CQ TODAY ONLINE NEWS
March 19, 2012 – 10:54 p.m.
Pentagon Pursues Additional Base Closures
By Megan Scully, CQ Staff
Senior defense officials are warning that congressional resistance to the Pentagon’s request for more base closures will not necessarily deter them from shuttering unneeded installations across the country.
The Defense Department has argued that planned reductions in military personnel and force structure will leave the department with excess infrastructure that is too costly to maintain, particularly as defense budgets decline after a decade of historic wartime growth.
As a result, the Pentagon is expected to soon present Congress with draft legislation that would establish formal base-closure rounds in 2013 and 2015.
Defense officials have not said how many bases they would like to trim, or how much money they would aim to save. In the United States alone, the military has about 500 permanent installations, including more than 300,000 buildings and about 200,000 other physical structures, with a replacement value of more than $800 billion.
The Air Force, which was spared significant closures in the last Base Realignment and Closure (BRAC) round in 2005, has estimated that more than 20 percent of its infrastructure could be considered excess capacity.
For their part, however, many in Congress are reluctant to close jobs-producing bases that fuel the economy in districts and states around the country. Lawmakers from both chambers and both parties have said they would fight any efforts to authorize another formal BRAC round, which would include the creation of an independent commission tasked with trimming the military’s domestic infrastructure.
But if Congress refuses the Pentagon’s request for further BRAC rounds, the Defense Department has made clear that it has other options it can exercise to shed unnecessary infrastructure.
“Given the fiscal and strategic imperatives we face, if Congress does not authorize additional BRAC rounds, the department will be forced to use its existing authorities to begin to realign and close bases,” Dorothy Robyn, the deputy undersecretary of defense for installations and environment, told the House Armed Services Readiness Subcommittee on March 8.
Since the early 1990s, Congress has authorized the creation of four bipartisan base-closure commissions, which studied the Defense Department’s recommendations and received input from affected communities before issuing a final list of bases to be closed or realigned. Lawmakers then voted on whether or not to accept the commission’s recommendations as a whole, rather than on a base-by-base basis.
But the Defense Department can unilaterally close smaller installations that employ fewer than 300 civilian personnel and make other significant changes at bases without congressional consent. The Air Force, for instance, announced in its fiscal 2013 budget request its plans to close the Air Reserve Station in Pittsburgh, a move that does not require sign-off from lawmakers.
The military has the “authority to do small things under current law. They’ve done small things under law,” Senate Armed Services Chairman
The department, meanwhile, also has some limited authority to close larger installations outside of the formal BRAC commission process.
Pentagon Pursues Additional Base Closures
Until the late 1970s, the Defense Department had unlimited authority to close bases. But a rarely used 1977 law (PL 95-82) requires the Pentagon to notify Congress as part of its budget request of any plans to close specific bases. Congress then has 30 legislative days or 60 calendar days (whichever is longer) to block the move. If lawmakers don’t act, the Defense Department can shutter the base.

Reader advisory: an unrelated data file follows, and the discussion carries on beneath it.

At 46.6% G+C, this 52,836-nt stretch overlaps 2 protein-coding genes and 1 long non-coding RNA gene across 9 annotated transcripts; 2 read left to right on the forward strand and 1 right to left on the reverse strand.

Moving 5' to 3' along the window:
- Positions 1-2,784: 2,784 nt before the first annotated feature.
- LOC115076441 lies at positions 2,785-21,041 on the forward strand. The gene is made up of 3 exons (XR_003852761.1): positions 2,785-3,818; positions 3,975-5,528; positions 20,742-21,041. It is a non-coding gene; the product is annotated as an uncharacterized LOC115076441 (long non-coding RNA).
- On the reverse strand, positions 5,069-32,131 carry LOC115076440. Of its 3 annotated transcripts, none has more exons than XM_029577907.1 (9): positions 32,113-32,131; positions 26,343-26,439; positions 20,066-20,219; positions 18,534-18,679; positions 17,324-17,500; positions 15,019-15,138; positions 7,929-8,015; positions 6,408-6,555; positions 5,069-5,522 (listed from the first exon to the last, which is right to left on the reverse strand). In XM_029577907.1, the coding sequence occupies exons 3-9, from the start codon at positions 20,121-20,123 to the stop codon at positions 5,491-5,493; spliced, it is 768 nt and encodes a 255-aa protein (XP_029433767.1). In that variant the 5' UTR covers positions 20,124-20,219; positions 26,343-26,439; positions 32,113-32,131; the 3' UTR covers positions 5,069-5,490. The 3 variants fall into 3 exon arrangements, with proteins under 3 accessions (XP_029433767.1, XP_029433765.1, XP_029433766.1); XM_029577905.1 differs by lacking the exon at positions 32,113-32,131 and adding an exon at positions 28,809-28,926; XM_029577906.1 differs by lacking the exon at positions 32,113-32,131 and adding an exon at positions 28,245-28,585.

Advantages of an Orderly Process
Some base-closure experts consider the law to be little more than a speed bump for the department — albeit a time-consuming one that requires the Pentagon to present lawmakers with extensive documentation on the environmental impact of base closures, as well as other information on economic, strategic and operational consequences of each closure or realignment.
Others, however, argue that the formal BRAC commission process is in the interests of both Congress and the Pentagon.
These experts argue that the process forces defense officials to conduct a thorough review of the military’s basing needs that is then evaluated and tweaked by an apolitical commission.
“In theory, the BRAC process as it has been constituted creates a process where all installations are equal,” said Brian Lepore, a base-closure analyst at the Government Accountability Office. The commission, Lepore added, helps provide assurances that the process is as clear and fair as it can be.
David Berteau, an analyst at the Center for Strategic & International Studies who served on BRAC commissions during the 1990s, said the formal BRAC process also forces the Defense Department to consider its long-term force structure plans before making any decisions on individual bases. The commission process also allows lawmakers to plead their case to the commission and make their public arguments against closing facilities in their areas, Berteau added.
The Defense Department also argues that a formal base-closure process, rather than ad hoc closures, benefits local communities. During the last three BRAC rounds, defense officials worked with communities to help develop plans for the transition after bases closed. But if the Defense Department works outside the BRAC process, local communities would have no role in the disposition of military property.
“If the department were forced to begin the closure and realign process using existing authorities, communities would have to fend for themselves to a much greater degree,” Robyn told House lawmakers.